Once you have begun reading Hildesley's book, a mental image appears of a silver-haired chap reclining in a well-aged leather wing chair and occasionally puffing on a pipe, relating his tales of the auction bidding wars. As a lifetime employee and now executive of Sotheby's, Hildesley instructs deftly and expertly, explaining all the ins and outs of this public selling process. First, statistics astound us: for instance, 80 percent of all auctioned objects sell for less than $5,000, and experienced auctioneers can sell two lots a minute. Then we're invited to an insider's view of the process: determination of value and quality, the details of buying and selling at auction, the actual process (including a vocabulary), and other services provided, from lectures and appraisals to on-site sales. What could have been an extraordinarily dry subject is enlivened both by the author's dedication to the business and by personal, candid anecdotes--some droll, some serious. An introduction, with a few commercial asides, to participate in the sport of millionaires that might intrigue even the average John and Jane Doe. Barbara Jacobs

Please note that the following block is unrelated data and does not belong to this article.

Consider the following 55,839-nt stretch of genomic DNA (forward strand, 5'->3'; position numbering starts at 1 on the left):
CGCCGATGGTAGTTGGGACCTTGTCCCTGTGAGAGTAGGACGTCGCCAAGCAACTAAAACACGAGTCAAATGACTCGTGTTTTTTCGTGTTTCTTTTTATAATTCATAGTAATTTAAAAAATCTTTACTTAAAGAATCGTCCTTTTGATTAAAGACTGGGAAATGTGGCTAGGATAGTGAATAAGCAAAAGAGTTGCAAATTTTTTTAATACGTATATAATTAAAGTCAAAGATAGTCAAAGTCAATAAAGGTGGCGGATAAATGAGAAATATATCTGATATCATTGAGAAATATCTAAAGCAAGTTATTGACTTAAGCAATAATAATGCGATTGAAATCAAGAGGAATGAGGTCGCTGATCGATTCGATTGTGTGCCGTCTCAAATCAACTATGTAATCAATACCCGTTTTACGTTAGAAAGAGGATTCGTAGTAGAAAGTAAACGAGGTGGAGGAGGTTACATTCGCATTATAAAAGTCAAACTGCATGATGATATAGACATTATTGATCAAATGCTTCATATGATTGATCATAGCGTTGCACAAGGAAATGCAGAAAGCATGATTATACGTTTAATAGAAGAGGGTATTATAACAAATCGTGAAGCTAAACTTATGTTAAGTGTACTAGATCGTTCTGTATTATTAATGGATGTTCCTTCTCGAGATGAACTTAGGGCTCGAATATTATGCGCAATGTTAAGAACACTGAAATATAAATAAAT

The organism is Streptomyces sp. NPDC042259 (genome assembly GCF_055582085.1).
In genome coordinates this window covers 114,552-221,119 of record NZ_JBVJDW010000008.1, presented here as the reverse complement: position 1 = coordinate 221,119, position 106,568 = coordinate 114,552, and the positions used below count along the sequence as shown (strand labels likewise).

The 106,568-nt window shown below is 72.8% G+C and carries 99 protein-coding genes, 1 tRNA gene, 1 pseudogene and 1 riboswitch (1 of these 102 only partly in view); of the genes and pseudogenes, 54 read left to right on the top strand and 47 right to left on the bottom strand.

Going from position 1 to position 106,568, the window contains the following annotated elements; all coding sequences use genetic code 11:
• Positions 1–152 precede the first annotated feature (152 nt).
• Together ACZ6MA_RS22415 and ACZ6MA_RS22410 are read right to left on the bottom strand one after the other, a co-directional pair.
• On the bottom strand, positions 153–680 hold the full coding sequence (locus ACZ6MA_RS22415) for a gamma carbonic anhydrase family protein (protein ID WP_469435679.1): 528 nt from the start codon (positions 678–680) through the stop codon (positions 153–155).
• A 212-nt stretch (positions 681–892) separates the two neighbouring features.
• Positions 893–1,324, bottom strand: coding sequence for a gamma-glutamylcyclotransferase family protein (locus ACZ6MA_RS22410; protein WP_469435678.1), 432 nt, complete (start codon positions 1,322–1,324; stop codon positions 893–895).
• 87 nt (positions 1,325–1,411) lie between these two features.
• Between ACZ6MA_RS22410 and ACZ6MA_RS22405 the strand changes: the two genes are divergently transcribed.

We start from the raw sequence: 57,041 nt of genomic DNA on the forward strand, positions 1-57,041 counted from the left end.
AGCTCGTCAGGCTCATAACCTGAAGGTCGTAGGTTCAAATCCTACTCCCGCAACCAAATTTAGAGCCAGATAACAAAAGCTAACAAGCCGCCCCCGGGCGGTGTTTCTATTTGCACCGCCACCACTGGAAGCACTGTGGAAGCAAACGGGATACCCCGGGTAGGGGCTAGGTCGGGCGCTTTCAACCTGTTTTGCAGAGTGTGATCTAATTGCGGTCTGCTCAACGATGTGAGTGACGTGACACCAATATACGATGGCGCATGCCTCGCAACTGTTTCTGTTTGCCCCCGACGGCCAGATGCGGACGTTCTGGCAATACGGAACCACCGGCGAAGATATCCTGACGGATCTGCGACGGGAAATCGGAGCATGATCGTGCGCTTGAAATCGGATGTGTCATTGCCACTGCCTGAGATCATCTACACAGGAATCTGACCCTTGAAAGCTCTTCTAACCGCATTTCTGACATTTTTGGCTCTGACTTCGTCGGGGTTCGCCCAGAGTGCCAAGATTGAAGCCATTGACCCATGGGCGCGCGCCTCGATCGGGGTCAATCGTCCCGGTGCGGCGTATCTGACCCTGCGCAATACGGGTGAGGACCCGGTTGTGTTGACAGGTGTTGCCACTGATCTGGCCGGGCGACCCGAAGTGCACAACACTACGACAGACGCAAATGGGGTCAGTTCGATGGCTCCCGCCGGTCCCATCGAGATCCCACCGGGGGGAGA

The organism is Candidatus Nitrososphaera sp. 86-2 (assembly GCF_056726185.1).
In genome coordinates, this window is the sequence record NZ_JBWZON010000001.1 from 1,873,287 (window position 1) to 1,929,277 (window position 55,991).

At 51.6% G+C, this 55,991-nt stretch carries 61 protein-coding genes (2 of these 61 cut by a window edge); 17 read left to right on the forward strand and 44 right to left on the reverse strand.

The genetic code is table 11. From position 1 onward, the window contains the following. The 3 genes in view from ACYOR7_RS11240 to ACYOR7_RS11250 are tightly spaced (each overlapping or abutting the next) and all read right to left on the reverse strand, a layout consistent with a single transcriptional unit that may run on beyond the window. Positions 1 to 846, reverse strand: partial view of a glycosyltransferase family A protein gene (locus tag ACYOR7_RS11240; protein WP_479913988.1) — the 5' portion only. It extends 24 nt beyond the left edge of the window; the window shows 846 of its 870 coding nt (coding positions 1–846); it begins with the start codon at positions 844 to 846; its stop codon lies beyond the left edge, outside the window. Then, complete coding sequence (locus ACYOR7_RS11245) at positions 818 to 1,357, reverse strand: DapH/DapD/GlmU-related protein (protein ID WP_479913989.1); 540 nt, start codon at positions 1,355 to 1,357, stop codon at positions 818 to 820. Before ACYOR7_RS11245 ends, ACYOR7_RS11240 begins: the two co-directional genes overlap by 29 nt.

About the Author
C. Hugh Hildesley is executive vice president for North and South America at Sotheby's in New York. He is an accomplished auctioneer and lecturer on all aspects of the business.